Let’s face it: there is a reason that there are skills testing sites. If you hire people, at some point you will have to hire for a position about which you know absolutely nothing. Perhaps you’re hiring a chief technology officer, but your background is marketing and sales. Or you’re hiring a new accountant, and you only understand coding.
What do you do? Perhaps you turn to friends and colleagues who are more knowledgeable than you about a particular skill set. Or you figure out which certifications a ‘perfect’ candidate should have. Maybe you rely on a recruiter who specializes in that particular field.
Well, over the past decade, sites have sprung up (and disappeared) to solve your problem. I call them skills testing sites, because that’s essentially what they do: they present the candidate with a series of questions, problems, and tests in order to evaluate their skills. Most have been targeted to technical folks.
The granddaddy of these sites is Brainbench. It’s been around since the late 90s and concentrates primarily on technical subjects (although it has tests for English comprehension, marketing, etc.). You earn a Brainbench certification, which you can promote publicly. As with many certifications, the value is often in the eye of the employer – some will care, some won’t.
Several new sites have launched over the past couple of years, including Gild, which (not surprisingly) focuses on technical skills testing. It’s set up with a social component, so that you and your friends can take tests, share results, and insult/brag at the end. Then there’s CodeEval. It has a more explicit link between your test results and the possibility of getting hired. It’s free for participants to get tested, but recruiters are charged to search the database. As with Brainbench, you can have a public profile – but you also have the option to set up competitions. Oh yes – it targets IT folks as well.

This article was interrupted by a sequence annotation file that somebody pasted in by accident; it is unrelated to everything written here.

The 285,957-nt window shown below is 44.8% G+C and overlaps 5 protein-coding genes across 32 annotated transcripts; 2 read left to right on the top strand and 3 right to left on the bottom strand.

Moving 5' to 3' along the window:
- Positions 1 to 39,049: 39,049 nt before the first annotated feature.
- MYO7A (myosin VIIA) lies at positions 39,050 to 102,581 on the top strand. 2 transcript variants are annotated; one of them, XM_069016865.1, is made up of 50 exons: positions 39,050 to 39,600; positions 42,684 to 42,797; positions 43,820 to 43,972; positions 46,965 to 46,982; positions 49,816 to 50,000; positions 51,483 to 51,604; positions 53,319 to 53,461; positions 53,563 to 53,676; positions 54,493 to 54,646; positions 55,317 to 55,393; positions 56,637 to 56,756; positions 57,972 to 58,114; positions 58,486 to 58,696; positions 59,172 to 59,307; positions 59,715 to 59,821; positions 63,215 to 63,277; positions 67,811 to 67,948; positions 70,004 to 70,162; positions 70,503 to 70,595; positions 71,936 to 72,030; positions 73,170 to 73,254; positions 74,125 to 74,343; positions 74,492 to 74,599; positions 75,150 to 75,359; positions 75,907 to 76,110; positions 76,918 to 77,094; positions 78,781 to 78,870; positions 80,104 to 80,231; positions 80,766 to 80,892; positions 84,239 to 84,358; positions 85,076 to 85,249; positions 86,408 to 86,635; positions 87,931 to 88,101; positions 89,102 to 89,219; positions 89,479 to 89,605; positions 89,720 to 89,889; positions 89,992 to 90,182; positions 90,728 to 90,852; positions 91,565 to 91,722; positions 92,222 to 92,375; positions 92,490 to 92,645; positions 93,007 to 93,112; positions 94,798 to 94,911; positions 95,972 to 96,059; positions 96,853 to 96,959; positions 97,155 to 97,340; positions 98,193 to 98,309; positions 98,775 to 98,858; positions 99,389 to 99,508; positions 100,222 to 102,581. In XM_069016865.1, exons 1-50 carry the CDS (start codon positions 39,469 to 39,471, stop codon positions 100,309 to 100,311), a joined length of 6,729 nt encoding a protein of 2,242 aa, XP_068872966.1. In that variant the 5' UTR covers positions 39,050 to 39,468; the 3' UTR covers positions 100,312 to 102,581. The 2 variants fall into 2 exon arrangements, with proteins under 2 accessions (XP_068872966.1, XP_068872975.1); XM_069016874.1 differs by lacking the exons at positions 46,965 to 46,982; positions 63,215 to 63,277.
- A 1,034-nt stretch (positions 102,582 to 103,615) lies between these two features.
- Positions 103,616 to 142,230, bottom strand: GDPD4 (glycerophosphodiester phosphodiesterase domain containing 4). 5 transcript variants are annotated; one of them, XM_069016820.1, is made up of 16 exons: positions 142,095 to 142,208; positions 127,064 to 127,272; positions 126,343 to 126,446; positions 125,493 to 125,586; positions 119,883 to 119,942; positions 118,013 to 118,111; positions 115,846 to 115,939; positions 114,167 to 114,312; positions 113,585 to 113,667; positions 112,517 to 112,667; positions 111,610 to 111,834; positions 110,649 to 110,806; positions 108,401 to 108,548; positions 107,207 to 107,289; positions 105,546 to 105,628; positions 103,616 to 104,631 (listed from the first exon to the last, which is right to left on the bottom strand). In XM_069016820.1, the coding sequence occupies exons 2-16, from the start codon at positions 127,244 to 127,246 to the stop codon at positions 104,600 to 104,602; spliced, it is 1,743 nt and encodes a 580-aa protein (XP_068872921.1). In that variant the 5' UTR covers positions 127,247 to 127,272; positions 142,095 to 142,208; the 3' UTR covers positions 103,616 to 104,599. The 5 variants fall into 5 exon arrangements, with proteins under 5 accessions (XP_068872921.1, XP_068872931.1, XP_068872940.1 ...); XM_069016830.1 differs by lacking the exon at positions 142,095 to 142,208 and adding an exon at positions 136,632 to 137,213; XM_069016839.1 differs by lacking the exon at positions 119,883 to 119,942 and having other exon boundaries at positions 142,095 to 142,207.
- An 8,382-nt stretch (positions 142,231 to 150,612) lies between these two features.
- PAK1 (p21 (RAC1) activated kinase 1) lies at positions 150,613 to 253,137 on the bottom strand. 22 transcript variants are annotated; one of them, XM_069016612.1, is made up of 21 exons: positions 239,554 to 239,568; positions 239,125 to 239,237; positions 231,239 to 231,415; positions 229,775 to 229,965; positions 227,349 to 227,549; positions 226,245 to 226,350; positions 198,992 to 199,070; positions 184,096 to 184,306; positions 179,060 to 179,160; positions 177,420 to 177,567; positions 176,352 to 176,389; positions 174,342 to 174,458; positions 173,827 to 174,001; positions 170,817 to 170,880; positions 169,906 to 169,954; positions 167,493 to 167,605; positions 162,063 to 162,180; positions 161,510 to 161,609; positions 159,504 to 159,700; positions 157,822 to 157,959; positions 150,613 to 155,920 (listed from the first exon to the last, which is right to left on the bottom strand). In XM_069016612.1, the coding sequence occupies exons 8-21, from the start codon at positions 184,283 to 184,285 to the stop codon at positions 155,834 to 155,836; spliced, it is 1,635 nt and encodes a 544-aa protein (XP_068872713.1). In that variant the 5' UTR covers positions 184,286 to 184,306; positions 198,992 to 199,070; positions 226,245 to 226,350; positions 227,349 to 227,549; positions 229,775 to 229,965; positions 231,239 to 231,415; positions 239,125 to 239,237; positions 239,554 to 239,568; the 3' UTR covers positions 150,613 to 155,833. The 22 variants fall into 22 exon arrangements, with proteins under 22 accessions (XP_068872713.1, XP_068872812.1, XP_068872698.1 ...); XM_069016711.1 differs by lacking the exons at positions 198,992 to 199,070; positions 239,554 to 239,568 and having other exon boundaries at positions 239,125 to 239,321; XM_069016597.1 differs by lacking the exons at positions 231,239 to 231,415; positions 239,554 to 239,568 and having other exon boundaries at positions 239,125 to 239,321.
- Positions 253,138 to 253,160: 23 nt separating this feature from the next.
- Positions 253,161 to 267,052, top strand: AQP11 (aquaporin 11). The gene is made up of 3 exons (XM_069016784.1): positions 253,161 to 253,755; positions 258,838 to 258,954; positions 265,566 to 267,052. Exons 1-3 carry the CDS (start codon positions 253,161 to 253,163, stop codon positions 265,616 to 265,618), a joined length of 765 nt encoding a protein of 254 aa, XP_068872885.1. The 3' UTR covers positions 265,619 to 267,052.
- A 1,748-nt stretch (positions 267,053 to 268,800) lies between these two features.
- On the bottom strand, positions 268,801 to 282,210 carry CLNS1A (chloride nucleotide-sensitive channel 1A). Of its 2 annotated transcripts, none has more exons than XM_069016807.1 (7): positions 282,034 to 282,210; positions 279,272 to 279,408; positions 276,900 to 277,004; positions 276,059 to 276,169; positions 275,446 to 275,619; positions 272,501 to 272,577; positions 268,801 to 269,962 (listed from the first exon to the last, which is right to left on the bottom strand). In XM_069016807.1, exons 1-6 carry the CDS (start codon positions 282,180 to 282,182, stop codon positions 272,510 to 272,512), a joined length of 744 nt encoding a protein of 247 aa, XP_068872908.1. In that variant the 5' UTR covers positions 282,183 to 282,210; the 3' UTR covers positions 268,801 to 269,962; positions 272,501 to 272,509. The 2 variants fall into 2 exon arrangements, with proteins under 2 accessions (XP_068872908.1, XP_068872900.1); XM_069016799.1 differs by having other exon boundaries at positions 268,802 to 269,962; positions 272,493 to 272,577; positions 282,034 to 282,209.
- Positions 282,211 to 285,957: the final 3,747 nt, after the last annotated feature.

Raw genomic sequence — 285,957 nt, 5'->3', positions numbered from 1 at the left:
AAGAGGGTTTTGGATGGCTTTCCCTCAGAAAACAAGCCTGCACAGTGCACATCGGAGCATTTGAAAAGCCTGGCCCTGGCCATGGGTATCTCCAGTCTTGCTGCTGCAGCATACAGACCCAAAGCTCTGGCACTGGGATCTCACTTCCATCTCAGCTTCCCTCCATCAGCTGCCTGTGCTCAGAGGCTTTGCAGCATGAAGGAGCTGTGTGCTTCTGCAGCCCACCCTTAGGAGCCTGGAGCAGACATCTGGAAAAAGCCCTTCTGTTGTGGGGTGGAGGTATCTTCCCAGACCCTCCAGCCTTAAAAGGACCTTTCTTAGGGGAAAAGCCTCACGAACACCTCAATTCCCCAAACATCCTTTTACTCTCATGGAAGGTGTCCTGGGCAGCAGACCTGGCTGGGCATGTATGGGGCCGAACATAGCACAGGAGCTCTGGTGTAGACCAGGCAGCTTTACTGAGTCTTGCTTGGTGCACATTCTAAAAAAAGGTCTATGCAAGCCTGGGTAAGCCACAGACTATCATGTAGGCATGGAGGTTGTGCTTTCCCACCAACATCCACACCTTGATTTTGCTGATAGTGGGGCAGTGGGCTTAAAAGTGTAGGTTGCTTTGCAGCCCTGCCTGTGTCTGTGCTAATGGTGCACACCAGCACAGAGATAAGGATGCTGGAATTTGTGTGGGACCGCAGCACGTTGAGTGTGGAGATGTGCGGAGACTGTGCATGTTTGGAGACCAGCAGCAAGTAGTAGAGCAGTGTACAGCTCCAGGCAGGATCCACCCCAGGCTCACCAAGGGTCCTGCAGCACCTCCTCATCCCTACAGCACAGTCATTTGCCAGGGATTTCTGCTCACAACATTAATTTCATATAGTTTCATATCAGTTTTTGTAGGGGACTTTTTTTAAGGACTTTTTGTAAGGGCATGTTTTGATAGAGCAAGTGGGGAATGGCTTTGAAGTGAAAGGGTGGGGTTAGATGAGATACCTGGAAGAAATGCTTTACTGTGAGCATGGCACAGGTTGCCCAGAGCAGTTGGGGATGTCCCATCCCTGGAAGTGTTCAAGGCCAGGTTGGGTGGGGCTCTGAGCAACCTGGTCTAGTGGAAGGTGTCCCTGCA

WorkForPie has a bit of a twist: it lets you build your own profile, show off your coding skills (yep, the site targets tech people – but just open source people), AND get scored on your proficiency. No money changing hands that I could see – just a bunch of open source developers showing what they can do.
Finally, there’s InterviewStreet. They say they’re the ‘best way to screen programmers’. Recruiters buy a certain number of tests; they send invitations to take the test to their job candidates; and then they get the results, along with comparative data. The site also includes job listings that candidates can apply to – using the tests, of course.
I believe there is value in these skills testing sites – I could have certainly used them in my hiring days! But they still beg the question: if I don’t know anything about coding, how do I know if the tests are any good? I’m guessing that for that answer, I would have to turn to my friendly sysadmin or IT director.
Whoa – deja vu![Want to get Job Board Doctor posts via email? Subscribe here.]. [Check out the JobBoardGeek podcast archive!]